|(image via Goodreads)|
For an author to rack up 10 Hugo nods in the prose fiction categories is a rare accomplishment (for comparison, that’s the same number as Heinlein). Even more impressive is that Burstein did this before his 37th birthday, making him the third youngest author to reach 10 Hugo nominations. Published in 2008, the book I Remember The Future collects his award-nominated stories and makes a strong case for the continued relevance of his work.
Stories of the near future often age poorly, which is why tales like Burstein’s debut “TeleAbscence,” and its sequel are so notable in their prescience. It could even be suggested that these works are more relevant now than when they were when published more than two decades ago.
For those of us working in public education policy during the current Covid-19 pandemic, the story’s depiction of the pitfalls and potential of elementary classrooms run via teleconferencing technology is particularly insightful. Burstein uses this as a backdrop to comment on racial disparities, on wealth and privilege, and on the opportunity gap.
Prescience can be painful. Burstein’s “Kaddish For The Last Survivor,” is a story about social relapse as the Holocaust passes out of living memory. His protagonist’s sacrifice to ensure that the flame of memory is kept alive could be a rallying cry for those of us concerned about the global rise of authoritarianism and nationalism.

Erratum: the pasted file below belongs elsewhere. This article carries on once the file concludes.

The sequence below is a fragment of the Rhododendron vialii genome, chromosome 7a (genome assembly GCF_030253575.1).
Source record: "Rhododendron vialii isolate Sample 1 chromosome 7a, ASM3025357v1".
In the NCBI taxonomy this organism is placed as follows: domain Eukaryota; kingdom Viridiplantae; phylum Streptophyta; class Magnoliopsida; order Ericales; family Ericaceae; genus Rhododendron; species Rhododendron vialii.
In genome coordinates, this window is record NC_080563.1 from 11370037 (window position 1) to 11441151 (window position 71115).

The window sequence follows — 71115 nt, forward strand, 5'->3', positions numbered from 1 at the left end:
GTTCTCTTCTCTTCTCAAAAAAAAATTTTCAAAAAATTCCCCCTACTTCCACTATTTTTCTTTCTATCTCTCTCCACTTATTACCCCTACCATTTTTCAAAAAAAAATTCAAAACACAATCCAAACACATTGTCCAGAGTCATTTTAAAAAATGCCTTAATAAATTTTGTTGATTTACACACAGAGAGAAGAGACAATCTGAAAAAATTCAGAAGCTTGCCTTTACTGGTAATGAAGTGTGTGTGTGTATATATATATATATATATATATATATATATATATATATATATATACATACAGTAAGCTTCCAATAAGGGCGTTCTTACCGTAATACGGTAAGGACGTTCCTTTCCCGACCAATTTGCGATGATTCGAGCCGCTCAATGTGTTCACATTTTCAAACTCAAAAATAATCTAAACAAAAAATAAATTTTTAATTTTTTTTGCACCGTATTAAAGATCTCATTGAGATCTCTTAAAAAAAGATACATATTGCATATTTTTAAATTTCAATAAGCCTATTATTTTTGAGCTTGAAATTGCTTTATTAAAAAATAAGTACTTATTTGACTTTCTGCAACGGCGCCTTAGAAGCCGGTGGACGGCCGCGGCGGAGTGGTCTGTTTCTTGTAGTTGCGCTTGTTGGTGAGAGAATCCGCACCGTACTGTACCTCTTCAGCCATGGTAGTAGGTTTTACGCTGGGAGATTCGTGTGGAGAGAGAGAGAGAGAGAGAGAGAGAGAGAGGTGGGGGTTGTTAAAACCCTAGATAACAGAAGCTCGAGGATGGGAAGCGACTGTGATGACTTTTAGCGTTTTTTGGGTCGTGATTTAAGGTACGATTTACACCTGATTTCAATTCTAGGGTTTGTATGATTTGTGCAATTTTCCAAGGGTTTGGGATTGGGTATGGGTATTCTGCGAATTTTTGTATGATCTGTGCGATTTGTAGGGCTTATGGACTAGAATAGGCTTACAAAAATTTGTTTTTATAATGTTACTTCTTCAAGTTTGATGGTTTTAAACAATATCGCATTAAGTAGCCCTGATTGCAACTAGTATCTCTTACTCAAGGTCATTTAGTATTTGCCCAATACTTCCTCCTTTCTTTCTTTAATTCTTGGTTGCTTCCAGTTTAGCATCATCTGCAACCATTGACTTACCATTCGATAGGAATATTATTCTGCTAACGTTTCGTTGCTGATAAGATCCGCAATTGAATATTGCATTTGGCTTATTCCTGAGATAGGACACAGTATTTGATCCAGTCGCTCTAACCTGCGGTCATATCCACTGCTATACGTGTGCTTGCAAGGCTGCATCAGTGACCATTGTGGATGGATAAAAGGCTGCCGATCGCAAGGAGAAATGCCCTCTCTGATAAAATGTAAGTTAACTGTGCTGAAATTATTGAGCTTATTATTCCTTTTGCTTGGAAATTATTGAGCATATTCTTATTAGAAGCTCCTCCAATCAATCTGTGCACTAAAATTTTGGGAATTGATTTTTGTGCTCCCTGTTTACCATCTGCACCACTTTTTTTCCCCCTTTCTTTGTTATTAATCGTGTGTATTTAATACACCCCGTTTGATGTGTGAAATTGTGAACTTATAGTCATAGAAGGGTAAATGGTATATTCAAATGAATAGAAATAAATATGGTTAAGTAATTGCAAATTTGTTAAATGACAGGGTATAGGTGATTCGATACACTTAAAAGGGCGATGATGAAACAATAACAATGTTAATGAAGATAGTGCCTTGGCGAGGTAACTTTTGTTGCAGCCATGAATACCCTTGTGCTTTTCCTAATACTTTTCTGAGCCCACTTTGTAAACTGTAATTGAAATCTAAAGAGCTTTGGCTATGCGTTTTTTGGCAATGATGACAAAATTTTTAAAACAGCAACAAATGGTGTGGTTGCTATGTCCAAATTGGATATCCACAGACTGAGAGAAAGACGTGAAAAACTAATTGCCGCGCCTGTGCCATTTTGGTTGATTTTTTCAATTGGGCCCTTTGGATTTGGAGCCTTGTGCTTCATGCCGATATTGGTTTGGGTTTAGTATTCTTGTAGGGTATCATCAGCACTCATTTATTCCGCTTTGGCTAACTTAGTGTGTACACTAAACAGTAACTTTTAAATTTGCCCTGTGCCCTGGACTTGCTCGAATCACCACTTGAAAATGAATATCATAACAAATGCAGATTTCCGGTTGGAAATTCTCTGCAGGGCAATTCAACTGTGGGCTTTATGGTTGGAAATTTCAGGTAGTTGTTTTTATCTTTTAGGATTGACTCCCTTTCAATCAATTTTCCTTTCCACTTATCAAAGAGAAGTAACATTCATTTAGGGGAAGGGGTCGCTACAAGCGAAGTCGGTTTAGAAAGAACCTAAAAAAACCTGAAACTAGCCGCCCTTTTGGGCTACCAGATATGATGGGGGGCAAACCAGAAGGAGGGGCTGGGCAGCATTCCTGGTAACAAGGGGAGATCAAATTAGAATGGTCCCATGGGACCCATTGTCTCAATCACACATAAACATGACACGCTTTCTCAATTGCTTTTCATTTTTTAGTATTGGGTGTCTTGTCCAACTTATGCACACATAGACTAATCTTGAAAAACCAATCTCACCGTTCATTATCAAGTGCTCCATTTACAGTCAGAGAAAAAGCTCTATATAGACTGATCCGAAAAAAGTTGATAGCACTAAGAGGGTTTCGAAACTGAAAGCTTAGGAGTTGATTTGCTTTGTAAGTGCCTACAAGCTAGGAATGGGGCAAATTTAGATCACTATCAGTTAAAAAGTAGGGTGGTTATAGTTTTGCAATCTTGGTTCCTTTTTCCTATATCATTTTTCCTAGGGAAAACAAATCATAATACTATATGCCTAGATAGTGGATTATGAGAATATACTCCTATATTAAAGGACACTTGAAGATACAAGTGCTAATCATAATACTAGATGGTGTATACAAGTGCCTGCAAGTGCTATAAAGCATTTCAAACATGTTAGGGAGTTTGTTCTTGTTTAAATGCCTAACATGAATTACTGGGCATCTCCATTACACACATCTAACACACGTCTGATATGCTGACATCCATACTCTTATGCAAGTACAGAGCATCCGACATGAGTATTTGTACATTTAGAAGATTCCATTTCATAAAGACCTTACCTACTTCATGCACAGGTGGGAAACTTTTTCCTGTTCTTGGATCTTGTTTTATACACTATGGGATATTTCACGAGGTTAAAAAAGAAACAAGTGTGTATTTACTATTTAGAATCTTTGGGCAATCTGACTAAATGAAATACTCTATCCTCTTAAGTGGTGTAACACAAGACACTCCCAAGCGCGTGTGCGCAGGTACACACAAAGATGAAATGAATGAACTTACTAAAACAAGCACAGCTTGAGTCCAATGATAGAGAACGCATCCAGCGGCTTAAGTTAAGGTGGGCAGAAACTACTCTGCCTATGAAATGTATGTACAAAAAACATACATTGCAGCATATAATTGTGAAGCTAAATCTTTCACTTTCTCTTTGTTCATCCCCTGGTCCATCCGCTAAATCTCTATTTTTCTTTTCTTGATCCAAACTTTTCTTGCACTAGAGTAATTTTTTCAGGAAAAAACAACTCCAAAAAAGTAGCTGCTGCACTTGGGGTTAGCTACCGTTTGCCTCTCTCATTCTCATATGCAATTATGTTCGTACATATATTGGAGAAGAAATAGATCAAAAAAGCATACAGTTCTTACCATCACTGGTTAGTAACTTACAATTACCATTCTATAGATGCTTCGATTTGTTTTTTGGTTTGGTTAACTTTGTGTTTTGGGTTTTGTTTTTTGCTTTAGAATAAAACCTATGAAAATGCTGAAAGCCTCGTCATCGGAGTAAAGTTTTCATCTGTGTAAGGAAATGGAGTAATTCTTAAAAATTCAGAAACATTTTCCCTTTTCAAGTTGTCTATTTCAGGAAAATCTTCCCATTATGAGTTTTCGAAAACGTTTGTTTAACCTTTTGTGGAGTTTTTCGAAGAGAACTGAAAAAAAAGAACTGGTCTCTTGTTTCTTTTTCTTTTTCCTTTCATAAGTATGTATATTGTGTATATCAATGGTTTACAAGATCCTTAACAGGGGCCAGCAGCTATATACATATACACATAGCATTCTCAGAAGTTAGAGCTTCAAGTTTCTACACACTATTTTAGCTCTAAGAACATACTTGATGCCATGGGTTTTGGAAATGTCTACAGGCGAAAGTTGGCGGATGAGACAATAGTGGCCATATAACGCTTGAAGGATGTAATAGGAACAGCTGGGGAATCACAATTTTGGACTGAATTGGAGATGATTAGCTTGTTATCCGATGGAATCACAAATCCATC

Burstein’s writing style is unpretentious and direct, the plotting and structure is well thought out and clean. These are not stories told for the sake of rococo prose, but for the sake of telling a story. For those of us in the book club who appreciate such substance, the clarity and comprehensibility of Burstein’s writing was refreshing. Others suggested that there may have been slightly too much exposition, especially in the earlier stories in the collection.
But the content of I Remember the Future is consistently top-tier. Burstein is relentlessly inventive, from mundane SF tackling excessive secrecy in government documents (“Seventy-Five Years”) to big ideas-based whimsical SF (the title story “I Remember The Future.”)
|Michael A. Burstein is a fan of |
science fiction as a genre, and this
shows through in every page of
I Remember The Future.
(Image via author's Facebook)
In recent decades, the craft of short story writing has come to be seen in some quarters as a stepping stone to writing novels. For whatever reason, Burstein never followed that path. He has unfortunately written only a couple of stories since this collection came out in 2008, but his writing career is an example of how short fiction can equal the emotional and narrative impact of novels. It takes a lot of work to fit so much into so few words.
The explanatory essays in which Burstein talks about his inspirations and how the stories were developed add an additional layer of value to this collection of stories.
We are very glad that Michael A. Burstein received so many Hugo nominations and won what is now known as the Astounding Award for Best New Writer: these awards are helping new generations of readers connect to his work.
In our opinion, this is one of the best short story collections of the past decade.